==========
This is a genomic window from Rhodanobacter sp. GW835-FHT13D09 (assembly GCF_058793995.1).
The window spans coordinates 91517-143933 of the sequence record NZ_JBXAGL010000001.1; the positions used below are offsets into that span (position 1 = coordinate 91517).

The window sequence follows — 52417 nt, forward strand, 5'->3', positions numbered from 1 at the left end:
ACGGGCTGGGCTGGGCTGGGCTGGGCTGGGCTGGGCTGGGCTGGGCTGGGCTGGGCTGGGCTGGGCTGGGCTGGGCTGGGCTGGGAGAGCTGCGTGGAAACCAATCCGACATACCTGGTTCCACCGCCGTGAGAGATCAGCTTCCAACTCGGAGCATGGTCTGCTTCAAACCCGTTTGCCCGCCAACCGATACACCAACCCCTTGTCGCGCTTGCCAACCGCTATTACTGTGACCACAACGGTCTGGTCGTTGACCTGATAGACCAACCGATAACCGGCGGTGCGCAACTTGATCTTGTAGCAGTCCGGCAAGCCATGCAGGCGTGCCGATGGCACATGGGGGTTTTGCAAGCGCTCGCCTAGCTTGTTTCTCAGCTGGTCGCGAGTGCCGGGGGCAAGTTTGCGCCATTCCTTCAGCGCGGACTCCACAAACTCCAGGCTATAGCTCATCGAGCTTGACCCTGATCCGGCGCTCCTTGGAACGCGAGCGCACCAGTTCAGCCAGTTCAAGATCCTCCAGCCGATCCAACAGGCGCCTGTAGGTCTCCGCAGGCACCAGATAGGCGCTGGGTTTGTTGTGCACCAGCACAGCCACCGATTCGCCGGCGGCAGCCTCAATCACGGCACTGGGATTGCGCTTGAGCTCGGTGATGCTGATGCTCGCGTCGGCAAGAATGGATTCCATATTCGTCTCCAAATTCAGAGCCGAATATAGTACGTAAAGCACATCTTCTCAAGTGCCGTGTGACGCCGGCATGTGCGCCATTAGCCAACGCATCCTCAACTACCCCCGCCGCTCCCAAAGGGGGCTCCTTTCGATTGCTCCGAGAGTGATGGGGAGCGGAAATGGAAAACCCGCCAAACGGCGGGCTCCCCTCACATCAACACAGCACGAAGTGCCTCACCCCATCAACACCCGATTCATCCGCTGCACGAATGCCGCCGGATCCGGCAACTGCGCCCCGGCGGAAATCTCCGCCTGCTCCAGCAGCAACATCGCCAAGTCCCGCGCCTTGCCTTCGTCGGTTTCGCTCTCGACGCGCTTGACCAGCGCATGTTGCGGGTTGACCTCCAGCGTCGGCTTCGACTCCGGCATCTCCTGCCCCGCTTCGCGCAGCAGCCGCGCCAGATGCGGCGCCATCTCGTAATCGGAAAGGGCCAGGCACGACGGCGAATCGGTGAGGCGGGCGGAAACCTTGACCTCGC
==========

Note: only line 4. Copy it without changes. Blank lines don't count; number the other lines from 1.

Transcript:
ACGGGCTGGGCTGGGCTGGGCTGGGCTGGGCTGGGCTGGGCTGGGCTGGGCTGGGCTGGGCTGGGCTGGGCTGGGCTGGGCTGGGAGAGCTGCGTGGAAACCAATCCGACATACCTGGTTCCACCGCCGTGAGAGATCAGCTTCCAACTCGGAGCATGGTCTGCTTCAAACCCGTTTGCCCGCCAACCGATACACCAACCCCTTGTCGCGCTTGCCAACCGCTATTACTGTGACCACAACGGTCTGGTCGTTGACCTGATAGACCAACCGATAACCGGCGGTGCGCAACTTGATCTTGTAGCAGTCCGGCAAGCCATGCAGGCGTGCCGATGGCACATGGGGGTTTTGCAAGCGCTCGCCTAGCTTGTTTCTCAGCTGGTCGCGAGTGCCGGGGGCAAGTTTGCGCCATTCCTTCAGCGCGGACTCCACAAACTCCAGGCTATAGCTCATCGAGCTTGACCCTGATCCGGCGCTCCTTGGAACGCGAGCGCACCAGTTCAGCCAGTTCAAGATCCTCCAGCCGATCCAACAGGCGCCTGTAGGTCTCCGCAGGCACCAGATAGGCGCTGGGTTTGTTGTGCACCAGCACAGCCACCGATTCGCCGGCGGCAGCCTCAATCACGGCACTGGGATTGCGCTTGAGCTCGGTGATGCTGATGCTCGCGTCGGCAAGAATGGATTCCATATTCGTCTCCAAATTCAGAGCCGAATATAGTACGTAAAGCACATCTTCTCAAGTGCCGTGTGACGCCGGCATGTGCGCCATTAGCCAACGCATCCTCAACTACCCCCGCCGCTCCCAAAGGGGGCTCCTTTCGATTGCTCCGAGAGTGATGGGGAGCGGAAATGGAAAACCCGCCAAACGGCGGGCTCCCCTCACATCAACACAGCACGAAGTGCCTCACCCCATCAACACCCGATTCATCCGCTGCACGAATGCCGCCGGATCCGGCAACTGCGCCCCGGCGGAAATCTCCGCCTGCTCCAGCAGCAACATCGCCAAGTCCCGCGCCTTGCCTTCGTCGGTTTCGCTCTCGACGCGCTTGACCAGCGCATGTTGCGGGTTGACCTCCAGCGTCGGCTTCGACTCCGGCATCTCCTGCCCCGCTTCGCGCAGCAGCCGCGCCAGATGCGGCGCCATCTCGTAATCGGAAAGGGCCAGGCACGACGGCGAATCGGTGAGGCGGGCGGAAACCTTGACCTCGC